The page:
I never wrote a plan for THE GOOD SON.
I half-plotted THE LOST SISTER.
FATHER CONFESSOR was another half and half.
But what I found, when it came to redrafting it, was that a timeline was useful, a step by step guide to what needed to happen was essential.
I used to do it for short stories, so why not with novels which are longer, looser and more prone to accidents on the part of the author’s memory?
As I’m writing, I have pinned above my desk several bits of paper. One of them is a character chart – listing ages and relations between the eight central characters in the project. The other is a beat sheet.
Many years ago, back when Writer’s Digest was full of good information, I read the scriptwriting columns with a religious fervour. J Michael Straczynski’s talk about structure and construct was as good a primer – if not better than – most books about novel writing. In fact, to this day I still say that screenwriting and novel writing should have more in common than most people might imagine (especially if we’re to make any sense of the show don’t tell trope, something that screenwriters have no choice in).
One of the things that stuck with me was Straczynski talking about how he developed scripts for Murder She Wrote and how they adhered to a five act structure. He explained how he’d take a sheet of yellow paper, write down the five acts and then break them into beats so that he had the beats to hit each page of the script and built the script from there.
Now, for the life of me, I can never remember what each act in a five act structure should do, but what I do know is that I like to work in fives. When I deconstructed FATHER CONFESSOR, I found I was doing the same thing, albeit subconsciously, and broke the book down into five story beats (the acts). Each beat could then be broken down again into a series of sub-beats. And this helped me find the structure of the story.
What I realised was that I was working using a variation (or possibly a carbon copy) of JMS’s beat sheets.
When it came to working on a current project – one that I’ve been working on for years but have never been able to pin down – I threw out everything from old versions of it and started afresh with five story beats. They looked like this (no spoilers)
1 1. Introducing main characters and conflict
2 2. Character A messes up Character B’s plans
3 3. Character A and Character C are forced into alliance
4 4. Everybody messes up everybody else’s day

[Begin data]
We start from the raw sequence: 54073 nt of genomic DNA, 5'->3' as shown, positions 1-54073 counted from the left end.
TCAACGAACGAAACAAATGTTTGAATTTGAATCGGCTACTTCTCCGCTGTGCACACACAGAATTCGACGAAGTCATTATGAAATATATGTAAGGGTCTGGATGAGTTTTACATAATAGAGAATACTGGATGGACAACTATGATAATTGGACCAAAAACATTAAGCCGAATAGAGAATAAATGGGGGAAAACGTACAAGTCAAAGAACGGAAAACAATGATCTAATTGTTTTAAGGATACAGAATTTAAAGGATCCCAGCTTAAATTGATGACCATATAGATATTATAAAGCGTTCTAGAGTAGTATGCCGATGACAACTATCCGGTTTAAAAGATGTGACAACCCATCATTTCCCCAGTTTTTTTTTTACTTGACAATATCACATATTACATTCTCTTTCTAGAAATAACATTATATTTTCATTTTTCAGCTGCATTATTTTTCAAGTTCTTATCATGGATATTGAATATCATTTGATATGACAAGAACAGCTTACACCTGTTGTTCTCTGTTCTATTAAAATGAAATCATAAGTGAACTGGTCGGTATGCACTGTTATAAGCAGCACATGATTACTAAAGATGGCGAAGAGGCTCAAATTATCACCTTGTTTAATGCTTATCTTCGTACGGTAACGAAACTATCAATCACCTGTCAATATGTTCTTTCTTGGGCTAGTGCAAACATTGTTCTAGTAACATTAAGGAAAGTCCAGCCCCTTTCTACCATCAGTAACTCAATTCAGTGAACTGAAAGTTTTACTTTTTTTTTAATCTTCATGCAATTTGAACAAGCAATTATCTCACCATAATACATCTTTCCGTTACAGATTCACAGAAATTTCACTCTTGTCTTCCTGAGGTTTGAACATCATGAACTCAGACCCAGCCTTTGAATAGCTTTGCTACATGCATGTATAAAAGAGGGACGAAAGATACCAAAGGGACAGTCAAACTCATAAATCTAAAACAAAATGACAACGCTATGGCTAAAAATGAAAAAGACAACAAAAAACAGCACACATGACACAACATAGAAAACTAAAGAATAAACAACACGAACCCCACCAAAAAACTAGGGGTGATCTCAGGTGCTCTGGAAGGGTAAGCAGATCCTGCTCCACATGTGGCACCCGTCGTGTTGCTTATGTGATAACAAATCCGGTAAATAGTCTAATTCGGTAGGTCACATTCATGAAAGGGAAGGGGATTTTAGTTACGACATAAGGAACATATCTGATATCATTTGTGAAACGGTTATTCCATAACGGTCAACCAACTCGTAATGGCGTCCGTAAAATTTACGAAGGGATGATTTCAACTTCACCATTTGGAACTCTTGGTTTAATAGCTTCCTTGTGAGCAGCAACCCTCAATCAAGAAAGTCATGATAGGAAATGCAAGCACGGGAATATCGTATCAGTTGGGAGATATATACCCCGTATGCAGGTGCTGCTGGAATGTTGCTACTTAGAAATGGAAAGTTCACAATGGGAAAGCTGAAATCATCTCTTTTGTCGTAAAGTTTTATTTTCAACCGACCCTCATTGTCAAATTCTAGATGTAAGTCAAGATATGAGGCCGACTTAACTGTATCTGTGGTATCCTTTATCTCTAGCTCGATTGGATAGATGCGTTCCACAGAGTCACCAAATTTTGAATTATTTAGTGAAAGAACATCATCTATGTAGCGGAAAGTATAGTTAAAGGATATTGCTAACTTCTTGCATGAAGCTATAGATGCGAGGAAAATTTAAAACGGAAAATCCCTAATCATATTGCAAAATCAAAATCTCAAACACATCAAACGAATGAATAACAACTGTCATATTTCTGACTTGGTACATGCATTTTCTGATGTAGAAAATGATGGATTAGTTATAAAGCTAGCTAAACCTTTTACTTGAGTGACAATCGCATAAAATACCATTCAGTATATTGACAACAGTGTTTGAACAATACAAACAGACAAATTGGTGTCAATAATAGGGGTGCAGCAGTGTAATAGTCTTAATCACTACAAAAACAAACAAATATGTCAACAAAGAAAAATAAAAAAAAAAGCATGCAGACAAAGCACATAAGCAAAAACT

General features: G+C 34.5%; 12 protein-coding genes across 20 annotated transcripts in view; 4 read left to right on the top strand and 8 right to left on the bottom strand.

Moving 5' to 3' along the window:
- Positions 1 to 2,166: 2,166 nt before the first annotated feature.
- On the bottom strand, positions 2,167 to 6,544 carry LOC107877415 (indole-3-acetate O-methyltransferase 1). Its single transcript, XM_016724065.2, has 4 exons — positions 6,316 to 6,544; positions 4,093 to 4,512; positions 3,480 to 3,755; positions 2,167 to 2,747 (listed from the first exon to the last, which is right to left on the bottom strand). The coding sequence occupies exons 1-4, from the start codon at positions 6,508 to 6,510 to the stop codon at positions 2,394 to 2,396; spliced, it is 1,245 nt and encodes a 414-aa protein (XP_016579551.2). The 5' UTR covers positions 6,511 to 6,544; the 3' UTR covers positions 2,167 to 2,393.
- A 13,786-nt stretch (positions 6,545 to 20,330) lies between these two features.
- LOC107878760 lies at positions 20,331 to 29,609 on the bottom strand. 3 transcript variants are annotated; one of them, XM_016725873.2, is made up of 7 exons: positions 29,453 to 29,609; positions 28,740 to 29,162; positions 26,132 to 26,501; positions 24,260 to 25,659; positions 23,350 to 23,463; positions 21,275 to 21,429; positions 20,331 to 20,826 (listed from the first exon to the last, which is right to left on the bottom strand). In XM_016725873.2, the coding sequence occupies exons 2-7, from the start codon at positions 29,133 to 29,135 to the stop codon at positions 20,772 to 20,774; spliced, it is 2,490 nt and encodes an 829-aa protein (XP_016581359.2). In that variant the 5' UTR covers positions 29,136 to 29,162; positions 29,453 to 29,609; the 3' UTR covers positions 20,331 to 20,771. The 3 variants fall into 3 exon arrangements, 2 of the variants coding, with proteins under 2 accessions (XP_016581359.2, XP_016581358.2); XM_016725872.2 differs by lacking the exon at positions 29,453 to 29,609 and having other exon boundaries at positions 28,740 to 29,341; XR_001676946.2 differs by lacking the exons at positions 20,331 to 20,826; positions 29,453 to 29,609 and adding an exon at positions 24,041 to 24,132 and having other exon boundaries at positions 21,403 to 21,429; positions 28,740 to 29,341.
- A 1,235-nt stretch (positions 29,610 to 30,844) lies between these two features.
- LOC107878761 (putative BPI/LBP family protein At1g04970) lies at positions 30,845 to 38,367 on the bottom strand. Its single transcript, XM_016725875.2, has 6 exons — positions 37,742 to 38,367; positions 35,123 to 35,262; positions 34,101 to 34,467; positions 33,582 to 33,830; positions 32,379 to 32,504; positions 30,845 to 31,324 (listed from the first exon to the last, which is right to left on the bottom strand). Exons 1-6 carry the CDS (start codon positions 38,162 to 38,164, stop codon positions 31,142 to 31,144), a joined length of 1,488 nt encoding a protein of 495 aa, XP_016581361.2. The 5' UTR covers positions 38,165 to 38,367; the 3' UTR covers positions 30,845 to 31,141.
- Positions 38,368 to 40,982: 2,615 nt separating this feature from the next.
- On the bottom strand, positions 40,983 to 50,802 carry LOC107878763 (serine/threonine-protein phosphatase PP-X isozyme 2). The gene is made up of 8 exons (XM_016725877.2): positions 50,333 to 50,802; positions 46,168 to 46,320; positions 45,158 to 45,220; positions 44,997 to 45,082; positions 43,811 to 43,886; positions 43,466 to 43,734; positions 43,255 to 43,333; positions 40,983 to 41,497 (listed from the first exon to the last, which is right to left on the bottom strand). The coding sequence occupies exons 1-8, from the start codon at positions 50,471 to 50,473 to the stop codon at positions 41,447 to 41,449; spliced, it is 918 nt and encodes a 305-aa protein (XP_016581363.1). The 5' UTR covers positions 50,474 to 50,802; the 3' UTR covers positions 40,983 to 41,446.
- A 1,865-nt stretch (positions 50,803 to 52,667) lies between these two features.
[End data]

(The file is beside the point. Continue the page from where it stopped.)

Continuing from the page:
5. There’s a resolution and not many folks are left standing.
Okay, so that bears no resemblance to the real story, but let’s not worry about that. The 5 beats were just really basic strokes that I wanted to get into the narrative. I then needed to break them down further.
2. 1. Introducing main characters and conflict.
1.1 Character A is trying to get somewhere.
1.2 He meets character B
1.3 Character B professes a hate for character, whom Character A loves.
1.4 Character A swears that he will protect Character C from Character B
1.5 It transpires that Character C is already in danger from B
22. Character A messes up Character B’s plans
And so forth. I also changed the main wording of each act to be more specific. Now, I’m not sure how many beats JMS used per act but remember that he was writing for television and so had a set time to fill and had to account for advert breaks etc. But I did find that ending each act on a revelation or cliffhanger worked as well in novels as in television and also that the acts naturally spaced themselves as around equal every time.
Of course, being a novelist I’m not so bound by time of format restrictions as I would be on TV, so I could allow beats and acts to be of unequal length if I needed to, which I discovered was a great thing in the editing process where certain things had to be allowed to breath or broken down even further. But by using a variant of that five act television structure (I also include a teaser and an epilogue - - but note I never mark them as such because once you have the structure you can of course start to disguise it so that no one will realise it’s even there, and by the time you’re done no one should know you ever regimented your story in such a way). However, by starting from this five act structure, I have found a way of planning that feels comfortable, allows me to see where I’m going and yet still enables me to (depending on how closely I break down an act) let the novel breathe and take its own form. If you want proof of that, then should the next book ever be published, you should know that the last act is nothing like the way it was originally intended and bears no resemblance to what’s above my desk. And yet without what is pinned up there, I don’t think I’d ever be able to have finished. Or at the very least, when it came to rewriting, I’d have had to work longer, harder and lost more of my hair because I’d have to keep trying to remember the plot’s structure and impose than on the narrative while still keeping the writing fresh and exciting.
I have a feeling that now I’ve rediscovered the joy of beats I’ll be reusing them a lot more often. They’re not full plans, but they help me to structure a narrative and get a sense of its direction, which is sometimes about the most you can hope for unless you’re one of those people who plan out every scene in the Nth detail before even thinking about voice and the business of creating prose and drama.
Of course your mileage may vary and you may want to adapt things to your own ease (if at all), but this method works very well for me and I guess it helps me believe, even for a moment, that I’m actually living one of my earliest writing dreams, of writing screenplays for the small and big screens.